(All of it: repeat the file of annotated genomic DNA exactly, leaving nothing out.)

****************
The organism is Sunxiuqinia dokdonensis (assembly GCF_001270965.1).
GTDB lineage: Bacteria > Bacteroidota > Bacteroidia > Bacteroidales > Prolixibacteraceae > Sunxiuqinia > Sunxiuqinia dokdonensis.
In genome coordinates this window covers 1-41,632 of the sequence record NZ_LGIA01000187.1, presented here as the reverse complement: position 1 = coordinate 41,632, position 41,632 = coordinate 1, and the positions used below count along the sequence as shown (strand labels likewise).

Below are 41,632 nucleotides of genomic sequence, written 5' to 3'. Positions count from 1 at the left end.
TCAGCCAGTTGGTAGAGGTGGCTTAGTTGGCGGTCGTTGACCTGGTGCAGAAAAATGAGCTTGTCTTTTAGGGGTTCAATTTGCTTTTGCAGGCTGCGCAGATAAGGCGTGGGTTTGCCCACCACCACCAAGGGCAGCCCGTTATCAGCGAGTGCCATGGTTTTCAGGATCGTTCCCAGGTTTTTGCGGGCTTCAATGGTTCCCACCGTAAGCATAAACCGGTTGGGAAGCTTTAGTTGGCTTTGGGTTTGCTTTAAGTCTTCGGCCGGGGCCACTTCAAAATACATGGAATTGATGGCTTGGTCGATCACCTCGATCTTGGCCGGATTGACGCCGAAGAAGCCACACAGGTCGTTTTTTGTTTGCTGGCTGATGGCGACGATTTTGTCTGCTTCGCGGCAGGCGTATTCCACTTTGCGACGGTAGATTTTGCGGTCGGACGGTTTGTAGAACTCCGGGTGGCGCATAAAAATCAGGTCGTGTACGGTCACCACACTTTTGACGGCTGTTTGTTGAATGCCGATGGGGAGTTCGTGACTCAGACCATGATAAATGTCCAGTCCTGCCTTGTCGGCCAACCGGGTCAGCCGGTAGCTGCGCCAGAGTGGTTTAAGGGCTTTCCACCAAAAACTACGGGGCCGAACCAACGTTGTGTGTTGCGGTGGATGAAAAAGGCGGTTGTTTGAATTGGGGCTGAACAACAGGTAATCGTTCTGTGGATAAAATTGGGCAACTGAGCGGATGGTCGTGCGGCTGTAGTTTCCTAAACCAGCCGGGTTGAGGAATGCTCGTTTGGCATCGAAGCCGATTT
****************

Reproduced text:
The organism is Sunxiuqinia dokdonensis (assembly GCF_001270965.1).
GTDB lineage: Bacteria > Bacteroidota > Bacteroidia > Bacteroidales > Prolixibacteraceae > Sunxiuqinia > Sunxiuqinia dokdonensis.
In genome coordinates this window covers 1-41,632 of the sequence record NZ_LGIA01000187.1, presented here as the reverse complement: position 1 = coordinate 41,632, position 41,632 = coordinate 1, and the positions used below count along the sequence as shown (strand labels likewise).

Below are 41,632 nucleotides of genomic sequence, written 5' to 3'. Positions count from 1 at the left end.
TCAGCCAGTTGGTAGAGGTGGCTTAGTTGGCGGTCGTTGACCTGGTGCAGAAAAATGAGCTTGTCTTTTAGGGGTTCAATTTGCTTTTGCAGGCTGCGCAGATAAGGCGTGGGTTTGCCCACCACCACCAAGGGCAGCCCGTTATCAGCGAGTGCCATGGTTTTCAGGATCGTTCCCAGGTTTTTGCGGGCTTCAATGGTTCCCACCGTAAGCATAAACCGGTTGGGAAGCTTTAGTTGGCTTTGGGTTTGCTTTAAGTCTTCGGCCGGGGCCACTTCAAAATACATGGAATTGATGGCTTGGTCGATCACCTCGATCTTGGCCGGATTGACGCCGAAGAAGCCACACAGGTCGTTTTTTGTTTGCTGGCTGATGGCGACGATTTTGTCTGCTTCGCGGCAGGCGTATTCCACTTTGCGACGGTAGATTTTGCGGTCGGACGGTTTGTAGAACTCCGGGTGGCGCATAAAAATCAGGTCGTGTACGGTCACCACACTTTTGACGGCTGTTTGTTGAATGCCGATGGGGAGTTCGTGACTCAGACCATGATAAATGTCCAGTCCTGCCTTGTCGGCCAACCGGGTCAGCCGGTAGCTGCGCCAGAGTGGTTTAAGGGCTTTCCACCAAAAACTACGGGGCCGAACCAACGTTGTGTGTTGCGGTGGATGAAAAAGGCGGTTGTTTGAATTGGGGCTGAACAACAGGTAATCGTTCTGTGGATAAAATTGGGCAACTGAGCGGATGGTCGTGCGGCTGTAGTTTCCTAAACCAGCCGGGTTGAGGAATGCTCGTTTGGCATCGAAGCCGATTT